From The New York Times:
Of all the mixologists charged this year with creating a cocktail list in New York, Nick Mautone, the beverage director at the new SoHo restaurant Jezebel, may have faced the greatest challenge. Jezebel is a kosher restaurant, and the cocktails also had to fall in line with the laws of kashrut.
Kosher wine lists are common in New York, and relatively easy to assemble. All a wine director has to do is look at the label. If it has a hechsher (a symbol of kosher certification), the bottle is a potential candidate for the cut. If not, it’s not. But cocktails are composed of a panoply of ingredients, every one of which must be checked out.
Base spirits are the easy part. “Most spirits are kosher by definition because they’re distilled,” Mr. Mautone said. “All the impurities have been removed. The majority of vodkas, gins, whiskey and tequilas are all kosher.” Still, you have to keep your eyes peeled. Some flavored vodkas and whiskeys are not eligible. And many whiskeys today are finished in wine barrels (port, sherry), a technique that negates their kosher bona fides, since all wine products must be certified.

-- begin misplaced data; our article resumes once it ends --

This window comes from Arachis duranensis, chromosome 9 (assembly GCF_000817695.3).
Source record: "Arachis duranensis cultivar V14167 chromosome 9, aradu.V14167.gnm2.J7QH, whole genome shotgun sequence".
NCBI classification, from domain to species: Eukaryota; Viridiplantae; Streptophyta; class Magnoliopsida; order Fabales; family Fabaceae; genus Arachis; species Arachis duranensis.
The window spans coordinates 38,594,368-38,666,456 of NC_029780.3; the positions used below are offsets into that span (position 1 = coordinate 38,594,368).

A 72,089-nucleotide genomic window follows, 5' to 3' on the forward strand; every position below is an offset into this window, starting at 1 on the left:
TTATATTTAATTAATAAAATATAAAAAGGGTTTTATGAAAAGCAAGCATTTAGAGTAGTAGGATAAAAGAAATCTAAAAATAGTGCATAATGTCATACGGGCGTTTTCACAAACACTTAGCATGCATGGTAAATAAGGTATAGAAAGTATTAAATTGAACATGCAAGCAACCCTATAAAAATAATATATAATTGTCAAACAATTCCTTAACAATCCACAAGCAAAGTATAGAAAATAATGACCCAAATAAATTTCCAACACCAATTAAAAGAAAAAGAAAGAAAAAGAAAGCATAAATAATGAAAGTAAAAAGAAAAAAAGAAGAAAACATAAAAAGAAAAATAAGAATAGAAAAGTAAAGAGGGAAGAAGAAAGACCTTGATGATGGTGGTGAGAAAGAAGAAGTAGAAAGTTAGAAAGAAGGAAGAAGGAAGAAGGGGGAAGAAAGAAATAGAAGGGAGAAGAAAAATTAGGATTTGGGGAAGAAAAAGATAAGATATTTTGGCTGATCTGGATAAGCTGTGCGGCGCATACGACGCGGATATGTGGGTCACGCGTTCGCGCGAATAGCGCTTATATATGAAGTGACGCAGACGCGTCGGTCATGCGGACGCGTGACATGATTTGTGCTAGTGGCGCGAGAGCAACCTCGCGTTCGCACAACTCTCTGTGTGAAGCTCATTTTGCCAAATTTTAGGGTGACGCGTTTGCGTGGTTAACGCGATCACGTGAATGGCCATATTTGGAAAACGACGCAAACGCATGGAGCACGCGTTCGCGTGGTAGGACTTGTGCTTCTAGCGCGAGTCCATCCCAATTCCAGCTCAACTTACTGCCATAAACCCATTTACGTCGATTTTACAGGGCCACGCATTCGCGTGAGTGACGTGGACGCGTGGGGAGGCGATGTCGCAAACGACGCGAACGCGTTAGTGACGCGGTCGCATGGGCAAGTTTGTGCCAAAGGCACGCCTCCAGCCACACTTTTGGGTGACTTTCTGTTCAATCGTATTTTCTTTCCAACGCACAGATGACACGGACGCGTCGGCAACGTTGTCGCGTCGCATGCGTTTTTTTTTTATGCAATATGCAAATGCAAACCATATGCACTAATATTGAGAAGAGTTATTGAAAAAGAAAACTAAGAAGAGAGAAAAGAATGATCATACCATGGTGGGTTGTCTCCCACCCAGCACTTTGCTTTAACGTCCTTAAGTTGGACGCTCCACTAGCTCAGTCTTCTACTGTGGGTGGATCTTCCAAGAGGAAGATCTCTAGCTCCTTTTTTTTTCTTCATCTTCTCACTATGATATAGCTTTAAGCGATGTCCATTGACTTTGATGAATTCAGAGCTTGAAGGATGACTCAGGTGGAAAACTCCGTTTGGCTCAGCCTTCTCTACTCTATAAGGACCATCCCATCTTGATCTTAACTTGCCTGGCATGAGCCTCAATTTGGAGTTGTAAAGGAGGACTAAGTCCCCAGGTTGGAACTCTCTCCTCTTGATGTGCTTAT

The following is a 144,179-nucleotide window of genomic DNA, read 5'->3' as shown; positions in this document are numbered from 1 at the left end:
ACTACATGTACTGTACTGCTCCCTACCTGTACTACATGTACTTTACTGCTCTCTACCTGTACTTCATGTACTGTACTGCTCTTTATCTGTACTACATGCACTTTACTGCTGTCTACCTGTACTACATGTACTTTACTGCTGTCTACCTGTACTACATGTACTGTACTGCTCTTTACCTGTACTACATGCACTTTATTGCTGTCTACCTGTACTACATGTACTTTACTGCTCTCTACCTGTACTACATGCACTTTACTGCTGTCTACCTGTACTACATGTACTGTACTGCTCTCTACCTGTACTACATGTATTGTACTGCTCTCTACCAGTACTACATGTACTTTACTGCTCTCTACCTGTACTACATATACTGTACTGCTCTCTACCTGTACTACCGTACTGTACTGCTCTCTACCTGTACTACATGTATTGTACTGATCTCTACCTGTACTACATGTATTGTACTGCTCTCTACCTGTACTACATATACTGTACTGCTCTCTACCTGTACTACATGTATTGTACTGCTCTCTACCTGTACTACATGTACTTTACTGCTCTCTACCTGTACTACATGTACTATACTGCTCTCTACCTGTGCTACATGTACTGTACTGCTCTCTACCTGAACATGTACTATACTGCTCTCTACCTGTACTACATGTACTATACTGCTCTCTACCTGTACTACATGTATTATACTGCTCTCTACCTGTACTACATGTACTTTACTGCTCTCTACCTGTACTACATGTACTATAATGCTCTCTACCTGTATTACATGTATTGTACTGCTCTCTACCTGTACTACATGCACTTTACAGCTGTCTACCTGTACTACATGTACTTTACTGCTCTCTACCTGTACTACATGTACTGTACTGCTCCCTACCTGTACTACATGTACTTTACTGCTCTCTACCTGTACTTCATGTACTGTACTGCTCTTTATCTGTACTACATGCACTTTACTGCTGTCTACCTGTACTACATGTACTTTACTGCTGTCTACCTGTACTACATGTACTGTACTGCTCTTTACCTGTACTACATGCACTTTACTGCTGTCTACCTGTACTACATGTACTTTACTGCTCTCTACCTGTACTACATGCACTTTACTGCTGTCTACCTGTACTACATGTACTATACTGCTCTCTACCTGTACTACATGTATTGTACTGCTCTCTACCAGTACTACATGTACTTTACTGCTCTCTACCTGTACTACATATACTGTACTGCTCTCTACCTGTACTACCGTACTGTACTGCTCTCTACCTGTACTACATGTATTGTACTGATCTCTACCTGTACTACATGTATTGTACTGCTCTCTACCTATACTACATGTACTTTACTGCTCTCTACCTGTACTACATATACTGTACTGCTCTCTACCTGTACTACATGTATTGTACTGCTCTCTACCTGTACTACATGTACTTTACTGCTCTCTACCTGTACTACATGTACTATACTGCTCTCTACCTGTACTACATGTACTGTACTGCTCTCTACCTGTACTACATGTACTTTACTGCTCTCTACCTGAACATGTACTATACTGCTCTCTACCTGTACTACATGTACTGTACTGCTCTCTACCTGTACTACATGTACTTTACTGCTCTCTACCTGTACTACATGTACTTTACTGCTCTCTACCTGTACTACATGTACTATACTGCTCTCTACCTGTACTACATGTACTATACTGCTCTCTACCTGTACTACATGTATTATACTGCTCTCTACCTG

But a glass of whiskey is not a cocktail. It requires modifying agents, and that’s where things gets hard. Many of the famous liqueurs and bitters — Campari, Benedictine, Chartreuse, Dubonnet, Peychaud’s bitters — that are required to make some of the world’s most famous cocktails are not kosher. That means no Negronis, no Sazeracs, no Vieux Carres, no Bobby Burnses. It’s enough to break your heart.
It gets worse. Owing to its wine base (not to mention the usually secret mix of informing herbs and spices), all of the major brands of vermouth are out of the game. The only kosher dry and sweet vermouths on the market are made by Kedem. And that doesn’t suit Mr. Mautone. “Kedem vermouth is not bad,” he said, “but when you’re used to Noilly Prat or Carpano Antico, it’s not good enough.”
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